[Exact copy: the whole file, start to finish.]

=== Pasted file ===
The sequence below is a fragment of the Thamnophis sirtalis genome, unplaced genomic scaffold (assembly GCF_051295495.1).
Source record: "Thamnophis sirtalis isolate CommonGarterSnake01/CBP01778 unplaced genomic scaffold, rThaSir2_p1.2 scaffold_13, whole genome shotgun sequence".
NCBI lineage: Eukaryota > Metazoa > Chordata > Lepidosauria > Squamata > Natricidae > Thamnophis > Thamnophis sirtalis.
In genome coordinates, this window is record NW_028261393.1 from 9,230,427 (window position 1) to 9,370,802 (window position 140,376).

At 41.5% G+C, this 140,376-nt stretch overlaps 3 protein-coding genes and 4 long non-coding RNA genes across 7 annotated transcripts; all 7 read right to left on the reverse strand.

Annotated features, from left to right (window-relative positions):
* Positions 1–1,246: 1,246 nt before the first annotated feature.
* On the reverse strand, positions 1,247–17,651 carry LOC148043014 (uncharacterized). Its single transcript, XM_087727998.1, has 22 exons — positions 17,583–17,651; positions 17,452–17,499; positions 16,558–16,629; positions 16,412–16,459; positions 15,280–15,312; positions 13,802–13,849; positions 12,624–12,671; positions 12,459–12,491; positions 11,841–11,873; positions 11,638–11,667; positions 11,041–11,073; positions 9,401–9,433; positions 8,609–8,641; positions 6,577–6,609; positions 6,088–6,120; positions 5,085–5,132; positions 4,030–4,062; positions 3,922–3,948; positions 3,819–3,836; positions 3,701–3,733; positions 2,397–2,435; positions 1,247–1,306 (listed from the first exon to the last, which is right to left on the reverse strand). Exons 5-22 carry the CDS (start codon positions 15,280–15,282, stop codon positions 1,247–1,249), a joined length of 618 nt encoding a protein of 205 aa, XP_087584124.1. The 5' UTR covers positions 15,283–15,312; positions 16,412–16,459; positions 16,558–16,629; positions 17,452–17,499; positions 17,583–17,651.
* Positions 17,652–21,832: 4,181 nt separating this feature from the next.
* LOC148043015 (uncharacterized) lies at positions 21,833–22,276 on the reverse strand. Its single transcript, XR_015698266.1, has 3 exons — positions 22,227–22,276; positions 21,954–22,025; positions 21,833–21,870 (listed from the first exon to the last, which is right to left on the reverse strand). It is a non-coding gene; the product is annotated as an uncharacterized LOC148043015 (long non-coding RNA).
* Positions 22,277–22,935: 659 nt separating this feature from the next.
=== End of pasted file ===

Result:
The sequence below is a fragment of the Thamnophis sirtalis genome, unplaced genomic scaffold (assembly GCF_051295495.1).
Source record: "Thamnophis sirtalis isolate CommonGarterSnake01/CBP01778 unplaced genomic scaffold, rThaSir2_p1.2 scaffold_13, whole genome shotgun sequence".
NCBI lineage: Eukaryota > Metazoa > Chordata > Lepidosauria > Squamata > Natricidae > Thamnophis > Thamnophis sirtalis.
In genome coordinates, this window is record NW_028261393.1 from 9,230,427 (window position 1) to 9,370,802 (window position 140,376).

At 41.5% G+C, this 140,376-nt stretch overlaps 3 protein-coding genes and 4 long non-coding RNA genes across 7 annotated transcripts; all 7 read right to left on the reverse strand.

Annotated features, from left to right (window-relative positions):
* Positions 1–1,246: 1,246 nt before the first annotated feature.
* On the reverse strand, positions 1,247–17,651 carry LOC148043014 (uncharacterized). Its single transcript, XM_087727998.1, has 22 exons — positions 17,583–17,651; positions 17,452–17,499; positions 16,558–16,629; positions 16,412–16,459; positions 15,280–15,312; positions 13,802–13,849; positions 12,624–12,671; positions 12,459–12,491; positions 11,841–11,873; positions 11,638–11,667; positions 11,041–11,073; positions 9,401–9,433; positions 8,609–8,641; positions 6,577–6,609; positions 6,088–6,120; positions 5,085–5,132; positions 4,030–4,062; positions 3,922–3,948; positions 3,819–3,836; positions 3,701–3,733; positions 2,397–2,435; positions 1,247–1,306 (listed from the first exon to the last, which is right to left on the reverse strand). Exons 5-22 carry the CDS (start codon positions 15,280–15,282, stop codon positions 1,247–1,249), a joined length of 618 nt encoding a protein of 205 aa, XP_087584124.1. The 5' UTR covers positions 15,283–15,312; positions 16,412–16,459; positions 16,558–16,629; positions 17,452–17,499; positions 17,583–17,651.
* Positions 17,652–21,832: 4,181 nt separating this feature from the next.
* LOC148043015 (uncharacterized) lies at positions 21,833–22,276 on the reverse strand. Its single transcript, XR_015698266.1, has 3 exons — positions 22,227–22,276; positions 21,954–22,025; positions 21,833–21,870 (listed from the first exon to the last, which is right to left on the reverse strand). It is a non-coding gene; the product is annotated as an uncharacterized LOC148043015 (long non-coding RNA).
* Positions 22,277–22,935: 659 nt separating this feature from the next.